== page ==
Following are my personal comments on specific markets and issues. I chart markets for a hobby and my comments are the result. They are not recommendations to buy or sell anything and should not be thought of as such. They are for entertainment purposes only so enjoy.

David Bruce Edwards

June 8th, 2024

Please remember, the following is pure speculation based only on my experience and chart patterns. "Every sunken ship has a room full of charts."

Note - I got a new wider screen monitor and when I look at this web site with the screen size in full, the site spacing does not come out properly. By making the window less wide all of the text and graphics slide into place. Perhaps you are having the same experience. DBE.

As usual, I will show pictures and graphs found on,, which include the Seasonality charts and charts made on I will also mention "cycle low timing bands" suggested by another market website to which I subscribe,

The most watched statistics from the last week in May were the revised first quarter GDP and Personal Consumption Expenditures, a closely watched read on inflation. For the first week of June the big number was jobs for the month of May. Wall St. is looking for a Goldilocks situation where the economy chugs along at around 2% and price pressures moderate along with a slight slowdown in jobs.













The revised growth number for the first quarter (left) came in at 2.25%, a bit weaker than economists anticipated. The first quarter was months ago so the data was not a big issue for the markets. Bonds rallied a bit in response. The Personal Consumption Expenditure reading came in a bit better than expected at 2.65% and the core (ex food and energy) at 2.75%. If this is all you looked at it would seem that the Fed's 2% inflation target is close at hand. Bonds rallied on the news (rates fell).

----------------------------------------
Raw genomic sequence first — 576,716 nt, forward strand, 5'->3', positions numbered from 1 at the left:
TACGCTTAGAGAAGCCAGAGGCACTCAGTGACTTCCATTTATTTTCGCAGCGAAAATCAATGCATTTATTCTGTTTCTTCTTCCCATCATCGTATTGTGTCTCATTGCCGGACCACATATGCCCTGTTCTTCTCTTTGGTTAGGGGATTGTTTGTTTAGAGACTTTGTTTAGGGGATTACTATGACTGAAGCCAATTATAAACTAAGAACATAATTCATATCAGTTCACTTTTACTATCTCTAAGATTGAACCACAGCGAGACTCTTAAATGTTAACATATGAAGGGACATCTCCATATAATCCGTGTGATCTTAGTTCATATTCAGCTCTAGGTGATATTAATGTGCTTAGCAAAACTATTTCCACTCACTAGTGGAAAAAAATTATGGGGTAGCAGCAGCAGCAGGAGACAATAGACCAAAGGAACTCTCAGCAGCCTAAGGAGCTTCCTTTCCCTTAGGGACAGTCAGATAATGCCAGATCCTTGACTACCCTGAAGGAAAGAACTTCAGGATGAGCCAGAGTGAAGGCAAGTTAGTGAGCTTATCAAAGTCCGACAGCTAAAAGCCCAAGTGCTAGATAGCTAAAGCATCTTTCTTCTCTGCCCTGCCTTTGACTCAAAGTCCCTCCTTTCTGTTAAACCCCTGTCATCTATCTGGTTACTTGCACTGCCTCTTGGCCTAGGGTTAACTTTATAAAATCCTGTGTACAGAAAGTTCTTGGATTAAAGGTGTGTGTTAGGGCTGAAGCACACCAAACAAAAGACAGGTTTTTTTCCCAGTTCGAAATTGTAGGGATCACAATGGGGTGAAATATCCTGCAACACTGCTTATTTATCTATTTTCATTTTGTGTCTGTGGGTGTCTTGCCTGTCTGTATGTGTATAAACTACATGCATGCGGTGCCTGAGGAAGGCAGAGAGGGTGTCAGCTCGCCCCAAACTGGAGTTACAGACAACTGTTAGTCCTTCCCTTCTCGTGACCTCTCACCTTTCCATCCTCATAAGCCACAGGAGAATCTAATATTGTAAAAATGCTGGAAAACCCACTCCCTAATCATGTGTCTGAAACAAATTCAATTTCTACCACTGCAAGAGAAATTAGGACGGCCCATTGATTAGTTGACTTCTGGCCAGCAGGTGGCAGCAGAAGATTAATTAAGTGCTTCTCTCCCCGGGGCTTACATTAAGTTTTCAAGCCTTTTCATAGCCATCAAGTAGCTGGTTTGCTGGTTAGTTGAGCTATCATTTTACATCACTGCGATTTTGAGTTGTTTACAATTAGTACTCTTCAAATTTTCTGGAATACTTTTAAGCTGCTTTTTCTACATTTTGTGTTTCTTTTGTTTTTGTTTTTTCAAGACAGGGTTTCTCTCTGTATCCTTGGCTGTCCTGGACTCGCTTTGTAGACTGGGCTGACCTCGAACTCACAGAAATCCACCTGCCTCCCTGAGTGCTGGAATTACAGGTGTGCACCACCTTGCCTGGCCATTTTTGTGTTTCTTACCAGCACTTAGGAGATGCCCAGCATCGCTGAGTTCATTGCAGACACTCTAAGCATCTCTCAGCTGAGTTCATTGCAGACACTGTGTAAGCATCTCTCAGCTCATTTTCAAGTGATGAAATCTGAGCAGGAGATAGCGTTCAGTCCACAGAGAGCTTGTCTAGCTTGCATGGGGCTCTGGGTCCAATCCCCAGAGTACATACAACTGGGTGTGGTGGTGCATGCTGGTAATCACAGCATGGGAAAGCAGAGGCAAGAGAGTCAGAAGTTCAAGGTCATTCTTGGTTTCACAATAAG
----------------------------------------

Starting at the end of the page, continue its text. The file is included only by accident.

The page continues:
The jobs data was more complicated. The ADP reading came in at 152.000 and most of the big Wall St. firms were looking for a number between 150,000 and 190,000. The official Bureau of Labor Statistics tally was a gain of 272,000 jobs last month which shocked the market. Bonds fell nearly 2 points on the news and initially, stock index futures sold off along with gold and some other commodities. Earlier in the week the Bank of Canada and the ECB both cut rates slightly After the previous week's relatively weak economic numbers and benign inflation readings, market participants increased the probability of a Fed rate cut for as soon as July. The 272,000 reading crushed hopes for a rate cut. But something was not quite right under the surface. While the Establishment survey showed a robust gain, the Household survey showed an outright drop in employment. The gap between the two readings hit its widest level (right side).


















The overall unemployment rate rose to 4% (left) and the Labor Participation rate fell!



















May continued the trend of more part time jobs and fewer full time positions (upper left) along with more jobs for foreign born workers getting low paying jobs while the number of native born citizens working fell again.